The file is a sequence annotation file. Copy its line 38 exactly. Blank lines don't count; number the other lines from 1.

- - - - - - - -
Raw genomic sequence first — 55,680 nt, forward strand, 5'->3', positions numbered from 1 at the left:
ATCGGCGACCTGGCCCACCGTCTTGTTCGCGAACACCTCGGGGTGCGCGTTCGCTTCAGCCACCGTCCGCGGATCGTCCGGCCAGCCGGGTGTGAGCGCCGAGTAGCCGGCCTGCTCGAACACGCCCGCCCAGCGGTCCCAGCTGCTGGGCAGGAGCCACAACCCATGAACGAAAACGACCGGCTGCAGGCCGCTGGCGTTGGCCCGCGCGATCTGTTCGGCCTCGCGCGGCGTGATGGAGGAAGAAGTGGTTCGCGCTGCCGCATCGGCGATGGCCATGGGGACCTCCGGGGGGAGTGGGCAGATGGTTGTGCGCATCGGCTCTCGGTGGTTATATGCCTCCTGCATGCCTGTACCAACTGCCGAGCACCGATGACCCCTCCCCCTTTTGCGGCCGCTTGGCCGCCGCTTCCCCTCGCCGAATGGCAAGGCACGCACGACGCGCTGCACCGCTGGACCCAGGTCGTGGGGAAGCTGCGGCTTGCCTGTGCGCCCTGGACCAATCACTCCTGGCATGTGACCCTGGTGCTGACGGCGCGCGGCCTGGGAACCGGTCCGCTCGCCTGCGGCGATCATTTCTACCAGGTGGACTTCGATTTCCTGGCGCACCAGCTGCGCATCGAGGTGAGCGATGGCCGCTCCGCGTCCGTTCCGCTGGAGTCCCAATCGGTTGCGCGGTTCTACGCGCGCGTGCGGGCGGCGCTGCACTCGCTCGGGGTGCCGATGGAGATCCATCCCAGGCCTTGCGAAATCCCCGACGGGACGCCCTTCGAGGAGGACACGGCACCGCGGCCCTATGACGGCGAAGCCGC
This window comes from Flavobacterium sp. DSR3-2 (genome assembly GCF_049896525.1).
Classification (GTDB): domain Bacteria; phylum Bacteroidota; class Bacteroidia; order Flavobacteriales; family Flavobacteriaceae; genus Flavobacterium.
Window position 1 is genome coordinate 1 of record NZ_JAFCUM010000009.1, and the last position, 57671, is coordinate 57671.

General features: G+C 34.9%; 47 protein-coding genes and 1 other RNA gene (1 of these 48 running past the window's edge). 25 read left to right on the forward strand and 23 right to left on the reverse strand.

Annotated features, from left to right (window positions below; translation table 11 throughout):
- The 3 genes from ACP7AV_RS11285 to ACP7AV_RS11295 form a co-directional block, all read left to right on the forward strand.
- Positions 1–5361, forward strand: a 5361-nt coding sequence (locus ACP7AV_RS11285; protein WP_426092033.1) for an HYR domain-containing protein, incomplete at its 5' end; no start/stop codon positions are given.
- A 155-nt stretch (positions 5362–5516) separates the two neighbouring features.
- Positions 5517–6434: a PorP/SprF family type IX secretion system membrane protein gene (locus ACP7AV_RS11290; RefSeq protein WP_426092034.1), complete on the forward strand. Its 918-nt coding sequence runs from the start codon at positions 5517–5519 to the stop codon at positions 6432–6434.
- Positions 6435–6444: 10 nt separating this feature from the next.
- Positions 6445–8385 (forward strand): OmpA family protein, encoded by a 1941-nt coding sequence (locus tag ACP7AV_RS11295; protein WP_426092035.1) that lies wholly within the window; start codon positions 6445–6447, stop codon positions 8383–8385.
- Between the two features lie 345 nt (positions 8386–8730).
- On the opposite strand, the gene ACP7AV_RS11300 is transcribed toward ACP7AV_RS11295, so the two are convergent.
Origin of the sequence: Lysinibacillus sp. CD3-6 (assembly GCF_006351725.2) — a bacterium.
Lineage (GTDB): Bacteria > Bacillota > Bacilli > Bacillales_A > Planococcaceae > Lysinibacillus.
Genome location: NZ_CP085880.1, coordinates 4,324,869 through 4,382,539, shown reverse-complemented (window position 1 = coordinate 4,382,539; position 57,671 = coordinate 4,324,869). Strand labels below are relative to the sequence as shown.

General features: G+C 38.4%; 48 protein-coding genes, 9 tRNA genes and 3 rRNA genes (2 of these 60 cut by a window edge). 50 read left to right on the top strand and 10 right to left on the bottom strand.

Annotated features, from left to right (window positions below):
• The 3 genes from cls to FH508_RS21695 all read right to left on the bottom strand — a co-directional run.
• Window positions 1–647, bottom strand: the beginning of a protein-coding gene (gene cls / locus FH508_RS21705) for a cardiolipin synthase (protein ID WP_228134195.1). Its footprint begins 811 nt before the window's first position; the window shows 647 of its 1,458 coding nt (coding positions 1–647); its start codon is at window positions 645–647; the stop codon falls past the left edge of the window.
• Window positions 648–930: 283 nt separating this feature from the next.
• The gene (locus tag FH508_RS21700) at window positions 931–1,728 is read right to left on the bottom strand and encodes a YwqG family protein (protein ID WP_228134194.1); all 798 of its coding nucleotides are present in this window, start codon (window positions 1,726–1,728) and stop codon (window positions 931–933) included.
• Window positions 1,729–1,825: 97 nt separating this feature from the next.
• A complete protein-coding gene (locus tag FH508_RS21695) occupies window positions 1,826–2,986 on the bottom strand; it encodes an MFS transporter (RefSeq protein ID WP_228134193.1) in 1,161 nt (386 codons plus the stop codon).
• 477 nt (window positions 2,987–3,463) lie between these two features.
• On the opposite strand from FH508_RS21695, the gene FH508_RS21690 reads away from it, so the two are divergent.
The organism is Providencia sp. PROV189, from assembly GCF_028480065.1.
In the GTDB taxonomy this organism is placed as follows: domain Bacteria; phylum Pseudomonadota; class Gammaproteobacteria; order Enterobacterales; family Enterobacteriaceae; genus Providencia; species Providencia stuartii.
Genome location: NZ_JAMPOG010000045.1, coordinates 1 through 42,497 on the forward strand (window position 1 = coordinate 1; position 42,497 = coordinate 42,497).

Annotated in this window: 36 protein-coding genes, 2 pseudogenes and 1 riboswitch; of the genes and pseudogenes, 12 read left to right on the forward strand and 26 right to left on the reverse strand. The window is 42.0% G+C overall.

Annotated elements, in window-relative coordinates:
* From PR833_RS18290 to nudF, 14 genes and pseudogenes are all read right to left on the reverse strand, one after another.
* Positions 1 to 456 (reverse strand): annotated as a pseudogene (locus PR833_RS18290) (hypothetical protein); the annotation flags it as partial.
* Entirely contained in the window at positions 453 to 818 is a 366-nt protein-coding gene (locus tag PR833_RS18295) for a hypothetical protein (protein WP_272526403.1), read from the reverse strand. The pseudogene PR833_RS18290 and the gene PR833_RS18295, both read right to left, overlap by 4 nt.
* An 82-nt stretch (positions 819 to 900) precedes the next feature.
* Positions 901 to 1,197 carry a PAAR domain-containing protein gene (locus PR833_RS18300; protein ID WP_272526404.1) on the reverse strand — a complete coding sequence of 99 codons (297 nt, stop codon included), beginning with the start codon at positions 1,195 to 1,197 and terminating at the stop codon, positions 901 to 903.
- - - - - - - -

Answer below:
* Positions 901 to 1,197 carry a PAAR domain-containing protein gene (locus PR833_RS18300; protein ID WP_272526404.1) on the reverse strand — a complete coding sequence of 99 codons (297 nt, stop codon included), beginning with the start codon at positions 1,195 to 1,197 and terminating at the stop codon, positions 901 to 903.